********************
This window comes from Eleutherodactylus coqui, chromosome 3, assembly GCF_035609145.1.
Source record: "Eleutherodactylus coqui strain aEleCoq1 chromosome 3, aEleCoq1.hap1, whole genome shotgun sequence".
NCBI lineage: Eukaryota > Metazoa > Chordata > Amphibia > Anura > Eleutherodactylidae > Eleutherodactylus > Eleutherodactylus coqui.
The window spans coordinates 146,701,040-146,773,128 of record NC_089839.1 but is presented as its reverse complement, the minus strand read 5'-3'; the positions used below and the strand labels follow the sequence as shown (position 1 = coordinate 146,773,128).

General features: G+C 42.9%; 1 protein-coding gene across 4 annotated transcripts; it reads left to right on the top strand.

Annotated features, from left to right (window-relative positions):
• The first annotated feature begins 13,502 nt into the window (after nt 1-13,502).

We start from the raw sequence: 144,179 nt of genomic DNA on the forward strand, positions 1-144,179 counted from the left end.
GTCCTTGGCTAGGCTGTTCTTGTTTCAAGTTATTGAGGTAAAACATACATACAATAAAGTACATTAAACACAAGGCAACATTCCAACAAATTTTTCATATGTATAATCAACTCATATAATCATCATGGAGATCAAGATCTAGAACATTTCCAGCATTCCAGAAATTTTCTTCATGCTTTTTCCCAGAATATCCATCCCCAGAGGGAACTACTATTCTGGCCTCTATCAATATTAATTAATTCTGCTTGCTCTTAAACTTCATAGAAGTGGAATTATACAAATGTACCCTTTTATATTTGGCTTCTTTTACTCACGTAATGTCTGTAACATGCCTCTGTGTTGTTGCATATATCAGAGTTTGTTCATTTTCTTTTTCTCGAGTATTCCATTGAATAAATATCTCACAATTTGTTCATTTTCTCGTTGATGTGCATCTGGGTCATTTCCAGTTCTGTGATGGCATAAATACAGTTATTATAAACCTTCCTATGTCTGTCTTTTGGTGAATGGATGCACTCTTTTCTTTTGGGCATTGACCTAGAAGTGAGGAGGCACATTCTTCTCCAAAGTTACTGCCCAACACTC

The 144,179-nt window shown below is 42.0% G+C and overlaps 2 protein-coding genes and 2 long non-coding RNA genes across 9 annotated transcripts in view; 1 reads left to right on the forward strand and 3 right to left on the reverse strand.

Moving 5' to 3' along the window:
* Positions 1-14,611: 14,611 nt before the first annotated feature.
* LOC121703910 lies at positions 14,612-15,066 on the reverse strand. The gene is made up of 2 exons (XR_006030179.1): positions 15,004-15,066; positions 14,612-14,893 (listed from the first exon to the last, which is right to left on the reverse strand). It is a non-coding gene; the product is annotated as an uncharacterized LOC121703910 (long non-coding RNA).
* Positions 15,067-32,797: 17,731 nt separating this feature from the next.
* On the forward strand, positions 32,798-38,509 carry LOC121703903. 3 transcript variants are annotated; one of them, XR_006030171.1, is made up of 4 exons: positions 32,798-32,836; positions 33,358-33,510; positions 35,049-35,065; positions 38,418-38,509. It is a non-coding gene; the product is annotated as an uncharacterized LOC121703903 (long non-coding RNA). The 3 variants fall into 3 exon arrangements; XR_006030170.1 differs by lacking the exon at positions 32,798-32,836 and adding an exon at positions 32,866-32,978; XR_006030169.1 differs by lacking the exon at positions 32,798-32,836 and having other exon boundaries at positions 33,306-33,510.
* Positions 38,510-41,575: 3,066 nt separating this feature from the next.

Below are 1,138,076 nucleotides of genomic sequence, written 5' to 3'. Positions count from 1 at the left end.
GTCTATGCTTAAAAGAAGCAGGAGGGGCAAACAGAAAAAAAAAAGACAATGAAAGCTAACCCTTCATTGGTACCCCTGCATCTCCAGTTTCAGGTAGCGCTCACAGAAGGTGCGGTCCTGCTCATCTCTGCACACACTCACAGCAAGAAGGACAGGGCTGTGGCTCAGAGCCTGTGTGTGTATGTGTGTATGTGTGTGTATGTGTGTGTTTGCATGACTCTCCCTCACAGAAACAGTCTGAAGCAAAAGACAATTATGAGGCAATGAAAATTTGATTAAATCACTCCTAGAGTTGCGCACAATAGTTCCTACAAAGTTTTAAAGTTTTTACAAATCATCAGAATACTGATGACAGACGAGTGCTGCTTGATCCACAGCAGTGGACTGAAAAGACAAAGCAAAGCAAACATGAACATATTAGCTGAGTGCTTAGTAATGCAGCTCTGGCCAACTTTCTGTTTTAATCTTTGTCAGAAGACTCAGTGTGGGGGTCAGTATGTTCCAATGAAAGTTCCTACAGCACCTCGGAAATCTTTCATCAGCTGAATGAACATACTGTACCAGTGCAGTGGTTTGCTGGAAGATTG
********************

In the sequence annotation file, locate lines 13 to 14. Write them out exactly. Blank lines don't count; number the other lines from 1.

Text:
* LOC121703910 lies at positions 14,612-15,066 on the reverse strand. The gene is made up of 2 exons (XR_006030179.1): positions 15,004-15,066; positions 14,612-14,893 (listed from the first exon to the last, which is right to left on the reverse strand). It is a non-coding gene; the product is annotated as an uncharacterized LOC121703910 (long non-coding RNA).
* Positions 15,067-32,797: 17,731 nt separating this feature from the next.